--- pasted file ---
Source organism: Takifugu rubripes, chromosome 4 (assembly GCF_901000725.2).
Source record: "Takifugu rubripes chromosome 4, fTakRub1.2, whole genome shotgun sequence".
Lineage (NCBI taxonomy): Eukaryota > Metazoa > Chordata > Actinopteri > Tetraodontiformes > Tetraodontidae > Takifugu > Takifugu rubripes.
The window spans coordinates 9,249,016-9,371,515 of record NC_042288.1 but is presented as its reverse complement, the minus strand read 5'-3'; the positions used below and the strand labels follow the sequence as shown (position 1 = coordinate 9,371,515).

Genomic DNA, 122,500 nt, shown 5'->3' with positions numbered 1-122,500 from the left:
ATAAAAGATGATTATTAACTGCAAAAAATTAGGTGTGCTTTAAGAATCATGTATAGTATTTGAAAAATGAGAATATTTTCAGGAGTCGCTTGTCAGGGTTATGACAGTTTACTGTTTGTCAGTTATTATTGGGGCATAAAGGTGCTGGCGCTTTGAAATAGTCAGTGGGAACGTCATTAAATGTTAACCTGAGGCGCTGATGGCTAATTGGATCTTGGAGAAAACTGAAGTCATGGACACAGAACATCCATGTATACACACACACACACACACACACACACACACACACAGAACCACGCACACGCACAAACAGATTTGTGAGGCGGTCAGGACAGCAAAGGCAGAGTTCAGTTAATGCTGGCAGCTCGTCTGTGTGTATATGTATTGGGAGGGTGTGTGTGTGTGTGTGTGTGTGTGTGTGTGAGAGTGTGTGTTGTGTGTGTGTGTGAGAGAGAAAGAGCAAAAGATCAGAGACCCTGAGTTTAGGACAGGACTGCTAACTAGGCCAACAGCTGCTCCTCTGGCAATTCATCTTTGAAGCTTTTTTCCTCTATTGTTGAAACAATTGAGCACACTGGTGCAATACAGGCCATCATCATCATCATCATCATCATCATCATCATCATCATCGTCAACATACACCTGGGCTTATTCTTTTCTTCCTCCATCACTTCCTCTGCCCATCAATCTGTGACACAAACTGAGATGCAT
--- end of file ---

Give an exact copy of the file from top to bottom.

Source organism: Takifugu rubripes, chromosome 4 (assembly GCF_901000725.2).
Source record: "Takifugu rubripes chromosome 4, fTakRub1.2, whole genome shotgun sequence".
Lineage (NCBI taxonomy): Eukaryota > Metazoa > Chordata > Actinopteri > Tetraodontiformes > Tetraodontidae > Takifugu > Takifugu rubripes.
The window spans coordinates 9,249,016-9,371,515 of record NC_042288.1 but is presented as its reverse complement, the minus strand read 5'-3'; the positions used below and the strand labels follow the sequence as shown (position 1 = coordinate 9,371,515).

Genomic DNA, 122,500 nt, shown 5'->3' with positions numbered 1-122,500 from the left:
ATAAAAGATGATTATTAACTGCAAAAAATTAGGTGTGCTTTAAGAATCATGTATAGTATTTGAAAAATGAGAATATTTTCAGGAGTCGCTTGTCAGGGTTATGACAGTTTACTGTTTGTCAGTTATTATTGGGGCATAAAGGTGCTGGCGCTTTGAAATAGTCAGTGGGAACGTCATTAAATGTTAACCTGAGGCGCTGATGGCTAATTGGATCTTGGAGAAAACTGAAGTCATGGACACAGAACATCCATGTATACACACACACACACACACACACACACACACACACAGAACCACGCACACGCACAAACAGATTTGTGAGGCGGTCAGGACAGCAAAGGCAGAGTTCAGTTAATGCTGGCAGCTCGTCTGTGTGTATATGTATTGGGAGGGTGTGTGTGTGTGTGTGTGTGTGTGTGTGTGAGAGTGTGTGTTGTGTGTGTGTGTGAGAGAGAAAGAGCAAAAGATCAGAGACCCTGAGTTTAGGACAGGACTGCTAACTAGGCCAACAGCTGCTCCTCTGGCAATTCATCTTTGAAGCTTTTTTCCTCTATTGTTGAAACAATTGAGCACACTGGTGCAATACAGGCCATCATCATCATCATCATCATCATCATCATCATCATCATCGTCAACATACACCTGGGCTTATTCTTTTCTTCCTCCATCACTTCCTCTGCCCATCAATCTGTGACACAAACTGAGATGCAT